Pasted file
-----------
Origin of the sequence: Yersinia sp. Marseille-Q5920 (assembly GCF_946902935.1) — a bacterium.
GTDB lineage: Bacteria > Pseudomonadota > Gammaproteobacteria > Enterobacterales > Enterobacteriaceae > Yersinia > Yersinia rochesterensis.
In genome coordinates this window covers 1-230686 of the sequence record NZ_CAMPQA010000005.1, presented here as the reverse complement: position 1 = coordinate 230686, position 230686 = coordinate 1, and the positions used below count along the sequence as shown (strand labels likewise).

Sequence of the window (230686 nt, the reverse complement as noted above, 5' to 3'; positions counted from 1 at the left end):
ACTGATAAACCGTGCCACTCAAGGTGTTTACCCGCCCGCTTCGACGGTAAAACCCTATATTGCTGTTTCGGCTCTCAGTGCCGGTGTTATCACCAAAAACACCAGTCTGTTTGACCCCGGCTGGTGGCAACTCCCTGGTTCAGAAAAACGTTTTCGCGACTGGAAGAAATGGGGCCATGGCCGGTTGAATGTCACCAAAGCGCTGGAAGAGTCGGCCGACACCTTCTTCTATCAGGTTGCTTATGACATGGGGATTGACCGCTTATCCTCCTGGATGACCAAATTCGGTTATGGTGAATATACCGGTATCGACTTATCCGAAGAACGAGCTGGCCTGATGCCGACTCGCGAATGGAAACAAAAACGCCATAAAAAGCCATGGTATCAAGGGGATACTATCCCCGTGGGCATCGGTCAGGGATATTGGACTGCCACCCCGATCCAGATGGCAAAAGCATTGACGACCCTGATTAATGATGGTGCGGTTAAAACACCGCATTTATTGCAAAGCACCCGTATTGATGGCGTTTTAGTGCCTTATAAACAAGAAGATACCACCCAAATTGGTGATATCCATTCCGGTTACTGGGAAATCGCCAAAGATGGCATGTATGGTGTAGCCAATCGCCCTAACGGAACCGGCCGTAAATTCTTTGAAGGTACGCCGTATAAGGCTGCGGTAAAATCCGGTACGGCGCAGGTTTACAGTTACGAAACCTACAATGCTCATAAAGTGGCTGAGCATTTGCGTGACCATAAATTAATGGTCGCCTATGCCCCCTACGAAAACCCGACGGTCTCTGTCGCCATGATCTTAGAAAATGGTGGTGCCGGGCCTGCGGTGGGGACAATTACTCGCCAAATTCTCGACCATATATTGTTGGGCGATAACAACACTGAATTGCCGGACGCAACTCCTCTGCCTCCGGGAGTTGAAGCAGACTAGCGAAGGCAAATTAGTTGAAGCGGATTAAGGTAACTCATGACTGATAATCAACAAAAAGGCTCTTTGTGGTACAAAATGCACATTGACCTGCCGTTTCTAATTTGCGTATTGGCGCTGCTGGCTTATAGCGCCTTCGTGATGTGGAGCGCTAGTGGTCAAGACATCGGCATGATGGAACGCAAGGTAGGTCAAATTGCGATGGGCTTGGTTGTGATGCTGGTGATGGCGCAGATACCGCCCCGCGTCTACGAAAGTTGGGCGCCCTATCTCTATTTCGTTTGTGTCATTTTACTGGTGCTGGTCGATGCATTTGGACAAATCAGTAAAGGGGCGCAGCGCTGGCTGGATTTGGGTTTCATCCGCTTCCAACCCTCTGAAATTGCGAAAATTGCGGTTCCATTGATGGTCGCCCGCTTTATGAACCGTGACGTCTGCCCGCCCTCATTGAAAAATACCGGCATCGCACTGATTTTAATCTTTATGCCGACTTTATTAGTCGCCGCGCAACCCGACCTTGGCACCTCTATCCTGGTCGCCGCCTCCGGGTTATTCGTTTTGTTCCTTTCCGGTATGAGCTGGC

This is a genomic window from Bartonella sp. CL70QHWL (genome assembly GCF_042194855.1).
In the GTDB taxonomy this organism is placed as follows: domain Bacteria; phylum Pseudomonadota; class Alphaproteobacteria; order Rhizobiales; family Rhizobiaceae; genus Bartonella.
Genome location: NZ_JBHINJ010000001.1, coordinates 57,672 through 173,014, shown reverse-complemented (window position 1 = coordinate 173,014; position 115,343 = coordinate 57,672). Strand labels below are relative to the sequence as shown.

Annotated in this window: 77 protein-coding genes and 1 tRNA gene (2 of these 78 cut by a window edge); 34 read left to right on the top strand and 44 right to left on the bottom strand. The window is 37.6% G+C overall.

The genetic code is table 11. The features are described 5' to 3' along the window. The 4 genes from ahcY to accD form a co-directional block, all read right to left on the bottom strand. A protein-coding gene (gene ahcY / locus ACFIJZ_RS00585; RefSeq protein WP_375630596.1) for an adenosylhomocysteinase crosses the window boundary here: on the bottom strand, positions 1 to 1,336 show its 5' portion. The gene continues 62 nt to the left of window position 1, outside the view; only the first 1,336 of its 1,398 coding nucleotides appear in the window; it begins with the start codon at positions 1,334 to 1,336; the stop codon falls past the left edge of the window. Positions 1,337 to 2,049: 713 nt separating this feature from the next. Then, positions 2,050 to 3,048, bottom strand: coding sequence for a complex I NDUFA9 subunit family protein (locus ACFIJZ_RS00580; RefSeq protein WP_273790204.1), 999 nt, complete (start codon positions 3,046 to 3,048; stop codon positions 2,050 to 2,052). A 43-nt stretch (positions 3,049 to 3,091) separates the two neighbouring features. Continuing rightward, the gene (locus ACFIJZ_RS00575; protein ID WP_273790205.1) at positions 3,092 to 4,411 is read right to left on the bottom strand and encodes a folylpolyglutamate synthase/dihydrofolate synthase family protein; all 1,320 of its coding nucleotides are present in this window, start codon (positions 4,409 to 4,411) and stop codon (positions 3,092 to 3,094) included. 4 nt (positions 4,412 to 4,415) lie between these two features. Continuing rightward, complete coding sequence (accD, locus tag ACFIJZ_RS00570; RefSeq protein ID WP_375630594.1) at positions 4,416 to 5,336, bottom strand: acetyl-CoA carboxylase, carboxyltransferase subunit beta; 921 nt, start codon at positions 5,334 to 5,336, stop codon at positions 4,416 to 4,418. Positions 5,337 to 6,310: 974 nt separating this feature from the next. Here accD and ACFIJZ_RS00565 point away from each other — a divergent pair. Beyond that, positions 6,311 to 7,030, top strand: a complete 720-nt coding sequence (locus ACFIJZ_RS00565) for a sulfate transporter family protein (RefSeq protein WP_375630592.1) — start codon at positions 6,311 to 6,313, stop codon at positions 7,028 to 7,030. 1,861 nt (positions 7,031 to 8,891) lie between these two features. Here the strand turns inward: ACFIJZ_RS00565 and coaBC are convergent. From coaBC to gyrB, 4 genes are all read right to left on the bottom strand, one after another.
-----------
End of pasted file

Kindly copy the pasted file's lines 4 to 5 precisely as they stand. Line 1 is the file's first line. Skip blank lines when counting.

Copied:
Sequence of the window (230686 nt, the reverse complement as noted above, 5' to 3'; positions counted from 1 at the left end):
ACTGATAAACCGTGCCACTCAAGGTGTTTACCCGCCCGCTTCGACGGTAAAACCCTATATTGCTGTTTCGGCTCTCAGTGCCGGTGTTATCACCAAAAACACCAGTCTGTTTGACCCCGGCTGGTGGCAACTCCCTGGTTCAGAAAAACGTTTTCGCGACTGGAAGAAATGGGGCCATGGCCGGTTGAATGTCACCAAAGCGCTGGAAGAGTCGGCCGACACCTTCTTCTATCAGGTTGCTTATGACATGGGGATTGACCGCTTATCCTCCTGGATGACCAAATTCGGTTATGGTGAATATACCGGTATCGACTTATCCGAAGAACGAGCTGGCCTGATGCCGACTCGCGAATGGAAACAAAAACGCCATAAAAAGCCATGGTATCAAGGGGATACTATCCCCGTGGGCATCGGTCAGGGATATTGGACTGCCACCCCGATCCAGATGGCAAAAGCATTGACGACCCTGATTAATGATGGTGCGGTTAAAACACCGCATTTATTGCAAAGCACCCGTATTGATGGCGTTTTAGTGCCTTATAAACAAGAAGATACCACCCAAATTGGTGATATCCATTCCGGTTACTGGGAAATCGCCAAAGATGGCATGTATGGTGTAGCCAATCGCCCTAACGGAACCGGCCGTAAATTCTTTGAAGGTACGCCGTATAAGGCTGCGGTAAAATCCGGTACGGCGCAGGTTTACAGTTACGAAACCTACAATGCTCATAAAGTGGCTGAGCATTTGCGTGACCATAAATTAATGGTCGCCTATGCCCCCTACGAAAACCCGACGGTCTCTGTCGCCATGATCTTAGAAAATGGTGGTGCCGGGCCTGCGGTGGGGACAATTACTCGCCAAATTCTCGACCATATATTGTTGGGCGATAACAACACTGAATTGCCGGACGCAACTCCTCTGCCTCCGGGAGTTGAAGCAGACTAGCGAAGGCAAATTAGTTGAAGCGGATTAAGGTAACTCATGACTGATAATCAACAAAAAGGCTCTTTGTGGTACAAAATGCACATTGACCTGCCGTTTCTAATTTGCGTATTGGCGCTGCTGGCTTATAGCGCCTTCGTGATGTGGAGCGCTAGTGGTCAAGACATCGGCATGATGGAACGCAAGGTAGGTCAAATTGCGATGGGCTTGGTTGTGATGCTGGTGATGGCGCAGATACCGCCCCGCGTCTACGAAAGTTGGGCGCCCTATCTCTATTTCGTTTGTGTCATTTTACTGGTGCTGGTCGATGCATTTGGACAAATCAGTAAAGGGGCGCAGCGCTGGCTGGATTTGGGTTTCATCCGCTTCCAACCCTCTGAAATTGCGAAAATTGCGGTTCCATTGATGGTCGCCCGCTTTATGAACCGTGACGTCTGCCCGCCCTCATTGAAAAATACCGGCATCGCACTGATTTTAATCTTTATGCCGACTTTATTAGTCGCCGCGCAACCCGACCTTGGCACCTCTATCCTGGTCGCCGCCTCCGGGTTATTCGTTTTGTTCCTTTCCGGTATGAGCTGGC